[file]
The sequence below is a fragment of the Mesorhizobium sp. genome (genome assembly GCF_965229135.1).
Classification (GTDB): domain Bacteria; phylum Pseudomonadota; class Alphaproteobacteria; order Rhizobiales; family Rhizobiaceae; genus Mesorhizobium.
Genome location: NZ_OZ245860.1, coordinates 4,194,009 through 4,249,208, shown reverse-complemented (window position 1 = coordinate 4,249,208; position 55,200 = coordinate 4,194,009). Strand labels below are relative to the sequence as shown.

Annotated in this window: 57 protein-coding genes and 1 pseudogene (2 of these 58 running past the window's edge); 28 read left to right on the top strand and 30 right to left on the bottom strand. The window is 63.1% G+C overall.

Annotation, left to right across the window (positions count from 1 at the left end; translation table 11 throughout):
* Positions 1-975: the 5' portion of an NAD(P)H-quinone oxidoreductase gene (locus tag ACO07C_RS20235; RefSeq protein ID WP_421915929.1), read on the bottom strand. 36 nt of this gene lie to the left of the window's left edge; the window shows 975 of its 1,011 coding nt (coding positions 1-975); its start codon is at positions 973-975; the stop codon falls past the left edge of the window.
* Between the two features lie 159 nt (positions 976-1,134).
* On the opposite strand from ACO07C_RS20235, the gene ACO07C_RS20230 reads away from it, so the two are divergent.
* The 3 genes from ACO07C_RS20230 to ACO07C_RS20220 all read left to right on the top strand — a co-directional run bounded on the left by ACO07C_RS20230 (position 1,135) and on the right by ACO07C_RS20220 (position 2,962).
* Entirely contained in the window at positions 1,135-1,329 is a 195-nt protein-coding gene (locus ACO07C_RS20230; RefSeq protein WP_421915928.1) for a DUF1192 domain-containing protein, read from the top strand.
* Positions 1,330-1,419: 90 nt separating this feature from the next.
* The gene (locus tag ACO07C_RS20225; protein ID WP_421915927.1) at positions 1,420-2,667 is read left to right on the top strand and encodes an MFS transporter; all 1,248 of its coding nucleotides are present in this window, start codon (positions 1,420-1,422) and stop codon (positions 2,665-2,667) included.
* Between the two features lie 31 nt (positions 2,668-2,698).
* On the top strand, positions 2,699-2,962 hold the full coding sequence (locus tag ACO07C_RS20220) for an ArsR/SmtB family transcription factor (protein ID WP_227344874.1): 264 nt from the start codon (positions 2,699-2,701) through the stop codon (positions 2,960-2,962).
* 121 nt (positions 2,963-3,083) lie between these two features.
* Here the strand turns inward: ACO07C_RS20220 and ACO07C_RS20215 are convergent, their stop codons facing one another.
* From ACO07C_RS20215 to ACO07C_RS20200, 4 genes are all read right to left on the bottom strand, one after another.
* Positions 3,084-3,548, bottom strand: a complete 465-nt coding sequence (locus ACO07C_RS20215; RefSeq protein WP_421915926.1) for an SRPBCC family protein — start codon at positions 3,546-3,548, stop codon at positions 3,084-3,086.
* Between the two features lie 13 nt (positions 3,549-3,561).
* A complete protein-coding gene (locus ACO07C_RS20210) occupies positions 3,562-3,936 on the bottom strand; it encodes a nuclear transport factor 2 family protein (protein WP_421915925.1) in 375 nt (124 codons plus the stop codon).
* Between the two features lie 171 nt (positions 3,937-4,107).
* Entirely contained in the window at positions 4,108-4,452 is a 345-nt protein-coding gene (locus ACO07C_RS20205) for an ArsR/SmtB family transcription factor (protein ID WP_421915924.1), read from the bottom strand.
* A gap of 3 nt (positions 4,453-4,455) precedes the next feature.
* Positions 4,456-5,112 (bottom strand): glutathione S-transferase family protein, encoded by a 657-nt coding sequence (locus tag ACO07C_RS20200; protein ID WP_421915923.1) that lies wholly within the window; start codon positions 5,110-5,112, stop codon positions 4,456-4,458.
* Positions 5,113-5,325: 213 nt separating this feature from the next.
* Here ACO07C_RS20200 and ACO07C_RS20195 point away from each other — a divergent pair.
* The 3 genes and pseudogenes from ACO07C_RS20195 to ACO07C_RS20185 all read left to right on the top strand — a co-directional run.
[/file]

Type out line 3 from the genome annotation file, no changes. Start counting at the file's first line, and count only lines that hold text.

Genome location: NZ_OZ245860.1, coordinates 4,194,009 through 4,249,208, shown reverse-complemented (window position 1 = coordinate 4,249,208; position 55,200 = coordinate 4,194,009). Strand labels below are relative to the sequence as shown.